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Thursday, June 9, 2011

Coast to Coast - Day One

At 5am on Monday morning seven Anglo Mules and our driver congregated around our 14 seater minibus . It was comforting to know that the capacity of our carriage was greater than our requirement on account of our luggage.

I was the clear winner of the heaviest load and it was suggested that I ought to be accompanied to the local weigh bridge by 'abnormal load' out -riders.

The humour was not totally lost on me as the 0.9 mile journey from my home to the pick up point usually a sedate affair demanded the lowest cog of my triple chain set.

When stationary it was similar to handling a large motor cycle, unless the bike was balanced upright there was the perpetual threat of toppling over with the ensuing crushed legs and bruised ego.

With no cycle rack or luggage space available it was always going to be a challenge to arrange the bikes inside the vehicle. Thankfully the collective minds of years of high level decision making soon came up with a solution.

The side door was slid open, the bikes minus panniers where randomly thrown in and then the vehicle was rocked from side to side.

Once the bikes had settled all the panniers were scattered evenly on top with a layering of blankets.

This successful recipe created the availability of 2 spare seats up front and 5 in the rear, which was all that was required. The bikes took up the rest.

I sat next to Dave our driver and old friend who had set up his own transport business after retirement.

On our three hour journey to Morecambe I was intrigued to know who had previously used these seats and subsequently heard the Confessions of a Mini bus driver.

I listened in awe as one of the tales included him hearing the sound of a rattle from the rear of the bus.

The sound emerged 20 minutes after dropping a family off at a local airport and belonged to a baby who had been left behind. By the time Dave had got back to the airport and found his errant passengers they had not even noticed the void in the pushchair !!!!!!

After hearing all the tales it was apparent that our bikes fared well in both style and behavioural ratings, however they scored badly in their conversational ability.

We got to Morecambe at about 9 am and were greeted with a strong chilly north westerly blowing off the sea and making us all dash for our coats, whilst smiling at the prospect of a tail wind.

We soon set off down the banks of the River Lune towards the imposing Ingleborough on the distant horizon which is one of Yorkshires highest peaks. This was our gateway to Settle and onto the Yorkshire Dales. The Roses Way cycle route was well sign posted and tracked a route along cycle paths and beautiful country lanes. Alarmingly this also included a section from Clapham to Wharfe which was soon daubed 'boulderville' It consisted of a green lane which ran through a darkened tunnel and along a mountainside. Although it was outstandingly beautiful and offered zero traffic, It also presented a higher risk of punctures, broken bones and broken bikes. If you have a mountain bike fine but for tourers or road bikes great caution is required and if its wet I would strongly avoid.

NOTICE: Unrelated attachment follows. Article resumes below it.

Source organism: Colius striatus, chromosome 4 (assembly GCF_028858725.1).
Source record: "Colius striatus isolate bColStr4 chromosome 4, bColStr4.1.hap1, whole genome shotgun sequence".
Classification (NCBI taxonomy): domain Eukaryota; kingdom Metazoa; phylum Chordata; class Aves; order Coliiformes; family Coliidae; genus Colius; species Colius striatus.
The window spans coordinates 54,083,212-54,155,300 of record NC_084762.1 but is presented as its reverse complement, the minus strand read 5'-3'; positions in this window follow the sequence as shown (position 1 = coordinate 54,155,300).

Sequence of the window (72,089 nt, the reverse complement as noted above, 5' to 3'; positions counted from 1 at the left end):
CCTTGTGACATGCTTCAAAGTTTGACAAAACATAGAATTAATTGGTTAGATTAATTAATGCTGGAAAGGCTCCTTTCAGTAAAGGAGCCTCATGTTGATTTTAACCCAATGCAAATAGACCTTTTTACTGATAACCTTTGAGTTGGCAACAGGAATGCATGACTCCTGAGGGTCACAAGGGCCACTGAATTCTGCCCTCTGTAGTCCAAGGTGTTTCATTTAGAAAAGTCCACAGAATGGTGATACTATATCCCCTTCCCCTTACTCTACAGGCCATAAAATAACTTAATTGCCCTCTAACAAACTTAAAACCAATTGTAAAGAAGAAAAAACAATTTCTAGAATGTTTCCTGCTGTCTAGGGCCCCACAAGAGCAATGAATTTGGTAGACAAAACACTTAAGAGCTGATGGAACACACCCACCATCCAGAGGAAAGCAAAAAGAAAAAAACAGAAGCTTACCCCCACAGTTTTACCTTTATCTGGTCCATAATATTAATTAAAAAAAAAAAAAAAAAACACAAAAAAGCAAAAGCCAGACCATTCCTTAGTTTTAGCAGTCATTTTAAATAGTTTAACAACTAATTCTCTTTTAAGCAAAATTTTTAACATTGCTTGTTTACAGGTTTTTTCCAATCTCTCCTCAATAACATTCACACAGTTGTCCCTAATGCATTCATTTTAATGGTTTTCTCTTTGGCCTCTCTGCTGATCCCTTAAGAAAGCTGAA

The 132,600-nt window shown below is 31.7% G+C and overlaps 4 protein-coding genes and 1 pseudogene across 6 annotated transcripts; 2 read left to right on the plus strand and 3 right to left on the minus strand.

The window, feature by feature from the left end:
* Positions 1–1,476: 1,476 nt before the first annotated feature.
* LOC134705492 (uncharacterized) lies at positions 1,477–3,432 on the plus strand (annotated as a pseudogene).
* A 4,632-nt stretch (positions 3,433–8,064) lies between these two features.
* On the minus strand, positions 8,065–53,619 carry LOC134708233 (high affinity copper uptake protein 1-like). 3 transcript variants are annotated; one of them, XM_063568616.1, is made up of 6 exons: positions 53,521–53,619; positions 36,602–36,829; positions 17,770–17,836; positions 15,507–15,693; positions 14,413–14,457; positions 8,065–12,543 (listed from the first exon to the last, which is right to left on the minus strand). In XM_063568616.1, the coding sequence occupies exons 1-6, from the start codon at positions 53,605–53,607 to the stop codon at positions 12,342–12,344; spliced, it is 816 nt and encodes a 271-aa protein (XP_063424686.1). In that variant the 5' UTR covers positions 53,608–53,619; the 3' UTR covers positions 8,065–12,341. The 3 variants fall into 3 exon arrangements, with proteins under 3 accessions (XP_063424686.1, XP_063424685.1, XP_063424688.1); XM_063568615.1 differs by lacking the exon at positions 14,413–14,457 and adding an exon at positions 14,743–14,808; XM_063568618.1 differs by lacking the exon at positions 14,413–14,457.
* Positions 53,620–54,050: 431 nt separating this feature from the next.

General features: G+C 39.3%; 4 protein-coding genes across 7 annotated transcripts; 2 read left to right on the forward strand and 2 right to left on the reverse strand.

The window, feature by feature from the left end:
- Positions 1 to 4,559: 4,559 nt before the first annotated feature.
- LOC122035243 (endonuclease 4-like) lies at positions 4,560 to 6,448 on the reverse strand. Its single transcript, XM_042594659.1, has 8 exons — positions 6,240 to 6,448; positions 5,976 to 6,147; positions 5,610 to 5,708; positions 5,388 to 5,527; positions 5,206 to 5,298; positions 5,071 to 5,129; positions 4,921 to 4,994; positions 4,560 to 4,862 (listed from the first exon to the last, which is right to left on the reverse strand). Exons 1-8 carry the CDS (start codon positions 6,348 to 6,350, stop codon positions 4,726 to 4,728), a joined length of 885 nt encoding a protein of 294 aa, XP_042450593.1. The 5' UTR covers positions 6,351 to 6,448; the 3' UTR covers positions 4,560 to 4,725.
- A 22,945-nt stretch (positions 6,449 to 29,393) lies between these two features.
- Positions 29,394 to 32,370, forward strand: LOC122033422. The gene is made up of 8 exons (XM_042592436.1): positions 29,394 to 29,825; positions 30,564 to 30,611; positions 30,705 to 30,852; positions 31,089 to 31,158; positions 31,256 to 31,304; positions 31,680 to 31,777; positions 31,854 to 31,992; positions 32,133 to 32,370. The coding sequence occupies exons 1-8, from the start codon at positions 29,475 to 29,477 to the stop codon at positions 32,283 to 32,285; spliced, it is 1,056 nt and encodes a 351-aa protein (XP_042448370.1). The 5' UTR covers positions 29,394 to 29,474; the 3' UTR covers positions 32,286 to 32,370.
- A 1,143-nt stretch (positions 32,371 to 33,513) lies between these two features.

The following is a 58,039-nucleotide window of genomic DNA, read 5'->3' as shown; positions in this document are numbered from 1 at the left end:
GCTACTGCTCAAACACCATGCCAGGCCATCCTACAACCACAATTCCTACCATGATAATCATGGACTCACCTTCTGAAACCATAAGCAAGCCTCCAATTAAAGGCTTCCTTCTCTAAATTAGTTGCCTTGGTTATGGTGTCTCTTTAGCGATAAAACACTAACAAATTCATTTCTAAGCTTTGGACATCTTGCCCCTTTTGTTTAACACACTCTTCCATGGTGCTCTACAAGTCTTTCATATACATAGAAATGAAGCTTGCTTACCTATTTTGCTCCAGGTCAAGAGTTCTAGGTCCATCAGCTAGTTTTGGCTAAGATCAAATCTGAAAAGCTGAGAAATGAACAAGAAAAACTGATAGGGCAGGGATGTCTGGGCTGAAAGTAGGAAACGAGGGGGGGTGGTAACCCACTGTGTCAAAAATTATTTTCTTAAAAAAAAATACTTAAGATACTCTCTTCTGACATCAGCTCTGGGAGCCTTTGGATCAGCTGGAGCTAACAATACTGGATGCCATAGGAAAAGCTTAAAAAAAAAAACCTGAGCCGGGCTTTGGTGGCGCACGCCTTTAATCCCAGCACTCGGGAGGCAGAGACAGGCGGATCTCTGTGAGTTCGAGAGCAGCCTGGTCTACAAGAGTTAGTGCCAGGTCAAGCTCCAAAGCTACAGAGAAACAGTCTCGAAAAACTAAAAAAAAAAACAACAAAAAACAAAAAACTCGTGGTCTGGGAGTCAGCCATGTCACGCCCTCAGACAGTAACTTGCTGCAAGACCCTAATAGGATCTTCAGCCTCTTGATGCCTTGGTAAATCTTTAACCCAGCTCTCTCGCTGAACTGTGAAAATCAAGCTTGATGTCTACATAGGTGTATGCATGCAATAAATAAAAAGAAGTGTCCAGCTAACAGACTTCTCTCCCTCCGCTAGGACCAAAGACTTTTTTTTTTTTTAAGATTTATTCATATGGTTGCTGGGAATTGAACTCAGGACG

The climb out of Settle would have been extremely challenging if unladen on my carbon road bike, but fully laden on my tourer it was always going to be a tough ask. I had previously descended this beast during the white rose classic so knew of its perils.

In the early part of the climb I had settled on steady but slow tempo, my only chance.

One of my fellow Mules gratefully overtook me whereupon I politely advised him that he should keep his powder dry.

Some 100 meters later around the bend I overtook him. He had dismounted his bike with his legs trembling like a worried dog. No dry powder I noted. I managed to get two thirds of the way up before I realised that I was running out of places to dismount gracefully. Seeing a gateway ahead, breaking the line of dry stone walling I sensed a lifeline. Instinctively I aimed my slow moving crawler right at its heart and launched myself onto its horizontal bars.

Pushing my load up the remainder of this MOUNTAIN was no bed of Roses (Pardon the Pun). If the summit had not arrived when it had I was about to jettison everything but my wallet, water and wristwatch to lighten the load.After a short rest and saturation of panoramic brilliance my spirits where lifted and my heart rate able to drop to a sustainable level. More importantly the panniers were undisturbed.

With the prospect of fine food, ale and rest we pressed on to Grassington and the Forrester's Arms. I love using my blog to promote cafes, places of interest and hostelries but The Forrester's Arms found no favour with me. The staff were rude and unfriendly and Id rather eat my food in a public latrine. Resourcefully we still sourced fine food and ale before closing our weary eyes on our first day.

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